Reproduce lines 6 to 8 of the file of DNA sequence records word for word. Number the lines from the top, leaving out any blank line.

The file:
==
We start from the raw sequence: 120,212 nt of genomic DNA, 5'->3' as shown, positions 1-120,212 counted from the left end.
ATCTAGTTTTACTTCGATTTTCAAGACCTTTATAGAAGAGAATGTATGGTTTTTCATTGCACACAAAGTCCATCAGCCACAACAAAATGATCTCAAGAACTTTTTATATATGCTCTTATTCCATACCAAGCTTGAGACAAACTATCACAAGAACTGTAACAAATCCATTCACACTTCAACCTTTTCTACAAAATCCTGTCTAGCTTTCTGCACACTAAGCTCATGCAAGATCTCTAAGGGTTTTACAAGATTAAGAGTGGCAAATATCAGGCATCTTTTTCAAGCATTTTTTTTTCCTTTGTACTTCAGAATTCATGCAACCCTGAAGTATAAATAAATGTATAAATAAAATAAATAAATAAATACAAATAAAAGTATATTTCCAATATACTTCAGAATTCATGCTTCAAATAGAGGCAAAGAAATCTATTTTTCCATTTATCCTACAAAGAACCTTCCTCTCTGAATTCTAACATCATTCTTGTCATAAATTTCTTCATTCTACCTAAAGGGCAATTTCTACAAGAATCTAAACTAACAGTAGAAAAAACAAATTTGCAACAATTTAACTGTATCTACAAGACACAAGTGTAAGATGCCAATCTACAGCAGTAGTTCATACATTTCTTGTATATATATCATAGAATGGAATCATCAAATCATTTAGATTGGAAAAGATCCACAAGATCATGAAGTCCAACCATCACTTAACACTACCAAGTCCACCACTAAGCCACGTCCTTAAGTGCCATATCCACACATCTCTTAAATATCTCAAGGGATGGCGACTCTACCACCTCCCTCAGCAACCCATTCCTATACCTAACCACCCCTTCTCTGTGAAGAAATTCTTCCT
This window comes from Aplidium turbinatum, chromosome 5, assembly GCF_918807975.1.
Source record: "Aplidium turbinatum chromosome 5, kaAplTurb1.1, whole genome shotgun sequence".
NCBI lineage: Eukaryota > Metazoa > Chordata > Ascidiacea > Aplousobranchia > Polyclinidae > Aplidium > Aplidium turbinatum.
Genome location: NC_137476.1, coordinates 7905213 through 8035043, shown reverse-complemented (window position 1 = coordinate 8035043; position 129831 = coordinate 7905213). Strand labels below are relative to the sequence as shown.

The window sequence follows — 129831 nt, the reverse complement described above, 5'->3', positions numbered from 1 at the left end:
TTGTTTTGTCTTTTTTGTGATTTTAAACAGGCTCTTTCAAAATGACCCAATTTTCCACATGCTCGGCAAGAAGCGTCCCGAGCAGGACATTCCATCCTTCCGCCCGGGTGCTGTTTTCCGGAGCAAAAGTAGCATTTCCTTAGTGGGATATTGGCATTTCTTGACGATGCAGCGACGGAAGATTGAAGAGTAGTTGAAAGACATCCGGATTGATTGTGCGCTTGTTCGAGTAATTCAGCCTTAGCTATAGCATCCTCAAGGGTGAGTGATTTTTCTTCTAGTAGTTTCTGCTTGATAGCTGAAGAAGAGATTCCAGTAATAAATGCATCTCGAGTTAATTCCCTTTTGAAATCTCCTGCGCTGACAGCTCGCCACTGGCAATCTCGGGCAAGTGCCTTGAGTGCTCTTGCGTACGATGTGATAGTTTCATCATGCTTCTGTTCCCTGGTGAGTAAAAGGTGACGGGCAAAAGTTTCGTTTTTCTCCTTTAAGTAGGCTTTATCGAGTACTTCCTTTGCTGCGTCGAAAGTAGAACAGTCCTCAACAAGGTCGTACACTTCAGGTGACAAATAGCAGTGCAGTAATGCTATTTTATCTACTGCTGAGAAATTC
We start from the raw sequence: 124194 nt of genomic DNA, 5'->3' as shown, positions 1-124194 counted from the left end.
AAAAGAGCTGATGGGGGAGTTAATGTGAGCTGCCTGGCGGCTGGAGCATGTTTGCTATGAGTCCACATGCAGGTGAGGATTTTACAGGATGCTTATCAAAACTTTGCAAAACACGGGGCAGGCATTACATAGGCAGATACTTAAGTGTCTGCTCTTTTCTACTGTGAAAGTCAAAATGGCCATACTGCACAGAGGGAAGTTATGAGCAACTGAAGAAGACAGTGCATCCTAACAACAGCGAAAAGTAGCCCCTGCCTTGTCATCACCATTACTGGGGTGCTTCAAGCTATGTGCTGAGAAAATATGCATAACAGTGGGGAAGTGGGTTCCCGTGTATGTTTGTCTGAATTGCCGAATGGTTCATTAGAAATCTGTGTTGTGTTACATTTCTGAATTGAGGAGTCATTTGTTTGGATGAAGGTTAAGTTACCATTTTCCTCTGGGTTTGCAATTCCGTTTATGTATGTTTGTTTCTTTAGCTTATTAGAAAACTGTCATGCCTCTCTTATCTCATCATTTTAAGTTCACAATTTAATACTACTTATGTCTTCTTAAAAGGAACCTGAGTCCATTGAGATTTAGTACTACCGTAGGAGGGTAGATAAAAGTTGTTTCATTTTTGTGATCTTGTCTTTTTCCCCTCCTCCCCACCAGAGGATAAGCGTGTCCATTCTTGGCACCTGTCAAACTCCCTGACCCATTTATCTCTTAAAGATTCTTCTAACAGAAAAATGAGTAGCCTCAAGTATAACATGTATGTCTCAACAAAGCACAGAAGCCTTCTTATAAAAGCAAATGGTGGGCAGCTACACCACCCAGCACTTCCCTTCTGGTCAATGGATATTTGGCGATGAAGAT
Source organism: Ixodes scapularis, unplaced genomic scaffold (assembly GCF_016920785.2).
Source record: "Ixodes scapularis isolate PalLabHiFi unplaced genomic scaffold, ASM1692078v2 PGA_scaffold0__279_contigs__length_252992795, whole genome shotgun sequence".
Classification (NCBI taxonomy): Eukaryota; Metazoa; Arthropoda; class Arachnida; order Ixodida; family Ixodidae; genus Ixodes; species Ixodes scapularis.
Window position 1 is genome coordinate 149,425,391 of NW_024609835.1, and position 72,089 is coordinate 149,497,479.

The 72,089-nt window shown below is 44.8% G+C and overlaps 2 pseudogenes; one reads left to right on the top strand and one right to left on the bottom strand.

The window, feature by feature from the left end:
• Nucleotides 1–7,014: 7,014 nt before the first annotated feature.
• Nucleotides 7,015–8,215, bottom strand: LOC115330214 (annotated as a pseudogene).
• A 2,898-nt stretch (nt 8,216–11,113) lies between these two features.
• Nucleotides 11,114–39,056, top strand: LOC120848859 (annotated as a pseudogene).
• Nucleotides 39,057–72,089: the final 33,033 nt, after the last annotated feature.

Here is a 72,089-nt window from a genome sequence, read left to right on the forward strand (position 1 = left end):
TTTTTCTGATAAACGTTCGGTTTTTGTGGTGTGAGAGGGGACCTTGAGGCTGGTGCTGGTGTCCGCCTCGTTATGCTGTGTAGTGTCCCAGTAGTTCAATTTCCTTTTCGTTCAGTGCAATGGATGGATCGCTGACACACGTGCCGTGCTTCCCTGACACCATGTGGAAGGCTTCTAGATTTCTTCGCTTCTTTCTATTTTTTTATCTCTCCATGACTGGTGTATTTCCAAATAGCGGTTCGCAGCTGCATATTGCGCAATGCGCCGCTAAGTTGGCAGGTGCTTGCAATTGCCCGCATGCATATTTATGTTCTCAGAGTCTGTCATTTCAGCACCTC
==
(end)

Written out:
Genome location: NC_137476.1, coordinates 7905213 through 8035043, shown reverse-complemented (window position 1 = coordinate 8035043; position 129831 = coordinate 7905213). Strand labels below are relative to the sequence as shown.

The window sequence follows — 129831 nt, the reverse complement described above, 5'->3', positions numbered from 1 at the left end:
TTGTTTTGTCTTTTTTGTGATTTTAAACAGGCTCTTTCAAAATGACCCAATTTTCCACATGCTCGGCAAGAAGCGTCCCGAGCAGGACATTCCATCCTTCCGCCCGGGTGCTGTTTTCCGGAGCAAAAGTAGCATTTCCTTAGTGGGATATTGGCATTTCTTGACGATGCAGCGACGGAAGATTGAAGAGTAGTTGAAAGACATCCGGATTGATTGTGCGCTTGTTCGAGTAATTCAGCCTTAGCTATAGCATCCTCAAGGGTGAGTGATTTTTCTTCTAGTAGTTTCTGCTTGATAGCTGAAGAAGAGATTCCAGTAATAAATGCATCTCGAGTTAATTCCCTTTTGAAATCTCCTGCGCTGACAGCTCGCCACTGGCAATCTCGGGCAAGTGCCTTGAGTGCTCTTGCGTACGATGTGATAGTTTCATCATGCTTCTGTTCCCTGGTGAGTAAAAGGTGACGGGCAAAAGTTTCGTTTTTCTCCTTTAAGTAGGCTTTATCGAGTACTTCCTTTGCTGCGTCGAAAGTAGAACAGTCCTCAACAAGGTCGTACACTTCAGGTGACAAATAGCAGTGCAGTAATGCTATTTTATCTACTGCTGAGAAATTC